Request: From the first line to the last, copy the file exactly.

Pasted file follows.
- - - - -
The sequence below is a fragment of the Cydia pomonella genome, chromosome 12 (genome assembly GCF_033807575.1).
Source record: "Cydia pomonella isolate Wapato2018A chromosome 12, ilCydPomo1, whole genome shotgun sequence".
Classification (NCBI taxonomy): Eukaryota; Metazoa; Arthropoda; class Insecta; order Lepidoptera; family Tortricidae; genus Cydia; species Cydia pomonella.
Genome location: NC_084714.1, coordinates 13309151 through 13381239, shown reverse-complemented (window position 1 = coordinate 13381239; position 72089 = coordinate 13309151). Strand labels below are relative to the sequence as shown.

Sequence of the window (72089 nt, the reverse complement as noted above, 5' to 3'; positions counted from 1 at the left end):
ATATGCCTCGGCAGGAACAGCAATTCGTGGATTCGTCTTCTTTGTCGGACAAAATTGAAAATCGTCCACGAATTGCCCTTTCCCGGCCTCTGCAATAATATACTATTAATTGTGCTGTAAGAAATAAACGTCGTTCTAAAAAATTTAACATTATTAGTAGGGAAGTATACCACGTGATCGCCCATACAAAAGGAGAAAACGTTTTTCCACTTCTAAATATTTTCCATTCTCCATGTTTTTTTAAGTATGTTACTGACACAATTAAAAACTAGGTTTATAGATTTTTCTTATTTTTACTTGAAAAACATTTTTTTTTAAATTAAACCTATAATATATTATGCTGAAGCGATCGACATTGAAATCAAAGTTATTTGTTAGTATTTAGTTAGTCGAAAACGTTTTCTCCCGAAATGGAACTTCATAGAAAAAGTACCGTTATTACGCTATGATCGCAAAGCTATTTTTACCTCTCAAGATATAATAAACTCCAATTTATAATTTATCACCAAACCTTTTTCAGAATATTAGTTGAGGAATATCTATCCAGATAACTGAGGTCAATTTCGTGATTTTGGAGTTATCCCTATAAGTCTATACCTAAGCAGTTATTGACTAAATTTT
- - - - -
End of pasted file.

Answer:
The sequence below is a fragment of the Cydia pomonella genome, chromosome 12 (genome assembly GCF_033807575.1).
Source record: "Cydia pomonella isolate Wapato2018A chromosome 12, ilCydPomo1, whole genome shotgun sequence".
Classification (NCBI taxonomy): Eukaryota; Metazoa; Arthropoda; class Insecta; order Lepidoptera; family Tortricidae; genus Cydia; species Cydia pomonella.
Genome location: NC_084714.1, coordinates 13309151 through 13381239, shown reverse-complemented (window position 1 = coordinate 13381239; position 72089 = coordinate 13309151). Strand labels below are relative to the sequence as shown.

Sequence of the window (72089 nt, the reverse complement as noted above, 5' to 3'; positions counted from 1 at the left end):
ATATGCCTCGGCAGGAACAGCAATTCGTGGATTCGTCTTCTTTGTCGGACAAAATTGAAAATCGTCCACGAATTGCCCTTTCCCGGCCTCTGCAATAATATACTATTAATTGTGCTGTAAGAAATAAACGTCGTTCTAAAAAATTTAACATTATTAGTAGGGAAGTATACCACGTGATCGCCCATACAAAAGGAGAAAACGTTTTTCCACTTCTAAATATTTTCCATTCTCCATGTTTTTTTAAGTATGTTACTGACACAATTAAAAACTAGGTTTATAGATTTTTCTTATTTTTACTTGAAAAACATTTTTTTTTAAATTAAACCTATAATATATTATGCTGAAGCGATCGACATTGAAATCAAAGTTATTTGTTAGTATTTAGTTAGTCGAAAACGTTTTCTCCCGAAATGGAACTTCATAGAAAAAGTACCGTTATTACGCTATGATCGCAAAGCTATTTTTACCTCTCAAGATATAATAAACTCCAATTTATAATTTATCACCAAACCTTTTTCAGAATATTAGTTGAGGAATATCTATCCAGATAACTGAGGTCAATTTCGTGATTTTGGAGTTATCCCTATAAGTCTATACCTAAGCAGTTATTGACTAAATTTT